Rachel Emma Silverman in The Wall Street Journal. Here
What do chief executives do all day?
It really is what it seems: They spend about a third of their work time in meetings.
That is one of the central findings of a team of scholars from London School of Economics and Harvard Business School, who have burrowed into the day-to-day schedules of more than 500 CEOs from around the world with hopes of determining exactly how they organize their time—and how that affects the performance and management of their firms.
Their study—known as the Executive Time Use Project—incorporates time logs kept by CEOs' personal assistants, who tracked activities lasting more than 15 minutes during a single week selected by the researchers. The project, which is ongoing, so far has collected data from three different studies of CEOs from around the world.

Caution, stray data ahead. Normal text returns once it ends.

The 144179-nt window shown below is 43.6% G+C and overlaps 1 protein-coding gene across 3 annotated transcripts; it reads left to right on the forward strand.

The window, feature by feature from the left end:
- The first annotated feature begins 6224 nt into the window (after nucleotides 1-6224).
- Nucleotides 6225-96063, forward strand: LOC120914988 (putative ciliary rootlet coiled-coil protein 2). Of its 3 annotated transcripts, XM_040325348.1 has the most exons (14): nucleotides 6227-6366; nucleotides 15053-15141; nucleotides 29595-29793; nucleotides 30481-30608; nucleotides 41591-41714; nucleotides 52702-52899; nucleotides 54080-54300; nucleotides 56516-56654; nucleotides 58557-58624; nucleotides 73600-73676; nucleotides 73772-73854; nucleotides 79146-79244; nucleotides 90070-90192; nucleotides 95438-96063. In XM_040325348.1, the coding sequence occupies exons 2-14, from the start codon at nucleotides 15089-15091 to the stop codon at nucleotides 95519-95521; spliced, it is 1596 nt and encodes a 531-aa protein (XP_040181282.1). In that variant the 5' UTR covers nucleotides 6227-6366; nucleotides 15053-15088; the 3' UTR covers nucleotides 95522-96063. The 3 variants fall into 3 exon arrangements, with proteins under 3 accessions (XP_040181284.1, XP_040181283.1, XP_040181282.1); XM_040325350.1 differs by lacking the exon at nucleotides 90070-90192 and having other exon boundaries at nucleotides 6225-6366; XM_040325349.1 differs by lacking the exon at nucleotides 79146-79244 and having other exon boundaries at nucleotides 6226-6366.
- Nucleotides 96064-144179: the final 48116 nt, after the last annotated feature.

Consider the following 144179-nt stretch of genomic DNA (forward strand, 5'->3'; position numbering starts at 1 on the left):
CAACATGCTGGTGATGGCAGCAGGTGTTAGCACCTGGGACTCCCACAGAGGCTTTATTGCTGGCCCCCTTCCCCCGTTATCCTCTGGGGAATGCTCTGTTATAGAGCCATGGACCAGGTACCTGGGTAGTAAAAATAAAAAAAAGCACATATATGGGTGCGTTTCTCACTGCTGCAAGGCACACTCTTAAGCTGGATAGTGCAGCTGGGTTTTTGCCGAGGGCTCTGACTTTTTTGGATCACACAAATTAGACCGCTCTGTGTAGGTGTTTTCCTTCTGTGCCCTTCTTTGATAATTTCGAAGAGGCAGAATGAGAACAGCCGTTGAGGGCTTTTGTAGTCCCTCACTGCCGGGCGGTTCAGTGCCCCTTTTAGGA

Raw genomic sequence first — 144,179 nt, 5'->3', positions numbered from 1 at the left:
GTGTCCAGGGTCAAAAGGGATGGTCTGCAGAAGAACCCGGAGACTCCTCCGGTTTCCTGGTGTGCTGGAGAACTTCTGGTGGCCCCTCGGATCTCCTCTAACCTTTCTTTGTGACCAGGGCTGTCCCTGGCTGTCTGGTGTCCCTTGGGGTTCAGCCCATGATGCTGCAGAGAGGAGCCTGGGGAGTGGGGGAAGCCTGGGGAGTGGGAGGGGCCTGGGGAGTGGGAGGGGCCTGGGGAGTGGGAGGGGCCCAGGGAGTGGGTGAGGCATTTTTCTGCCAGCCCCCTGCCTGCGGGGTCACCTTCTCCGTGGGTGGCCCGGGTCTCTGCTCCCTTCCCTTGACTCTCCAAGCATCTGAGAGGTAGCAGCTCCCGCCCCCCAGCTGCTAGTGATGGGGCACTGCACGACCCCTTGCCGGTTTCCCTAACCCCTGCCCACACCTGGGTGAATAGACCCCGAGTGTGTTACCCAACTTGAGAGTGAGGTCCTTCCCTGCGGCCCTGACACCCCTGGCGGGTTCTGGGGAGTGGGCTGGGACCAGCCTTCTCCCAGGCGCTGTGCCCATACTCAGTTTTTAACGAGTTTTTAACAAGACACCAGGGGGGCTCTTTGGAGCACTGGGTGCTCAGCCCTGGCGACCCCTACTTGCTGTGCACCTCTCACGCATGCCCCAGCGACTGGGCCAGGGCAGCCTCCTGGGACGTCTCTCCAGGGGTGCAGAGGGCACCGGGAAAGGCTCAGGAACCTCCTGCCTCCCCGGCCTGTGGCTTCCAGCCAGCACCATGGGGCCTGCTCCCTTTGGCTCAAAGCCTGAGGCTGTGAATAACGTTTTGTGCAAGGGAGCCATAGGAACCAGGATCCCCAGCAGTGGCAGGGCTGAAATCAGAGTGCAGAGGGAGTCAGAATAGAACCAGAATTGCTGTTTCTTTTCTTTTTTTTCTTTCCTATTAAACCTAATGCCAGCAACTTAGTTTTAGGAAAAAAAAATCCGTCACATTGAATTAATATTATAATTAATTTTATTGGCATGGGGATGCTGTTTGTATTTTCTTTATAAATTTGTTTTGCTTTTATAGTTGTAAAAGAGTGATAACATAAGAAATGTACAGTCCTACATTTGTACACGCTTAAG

In one sample of 65 CEOs, executives spent roughly 18 hours of a 55-hour workweek in meetings, more than three hours on calls and five hours in business meals, on average. Some of the remaining time was spent traveling, in personal activity, such as exercise or lunches with spouses, or in short activities, such as quick calls, that weren't recorded by CEOs' assistants. Working alone averaged just six hours weekly.
The more direct reports a CEO had correlated with more, and longer, internal meetings, the researchers found. Rather than foisting off responsibilities to other managers, CEOs with more direct reports may be more hands-on and involved in internal operations, they said.
But not all direct reports are equal. In companies that incorporated a finance chief or operating chief into the corporate hierarchy, the CEOs' time in meetings was reduced by about five-and-a-half hours a week, on average, the researchers found.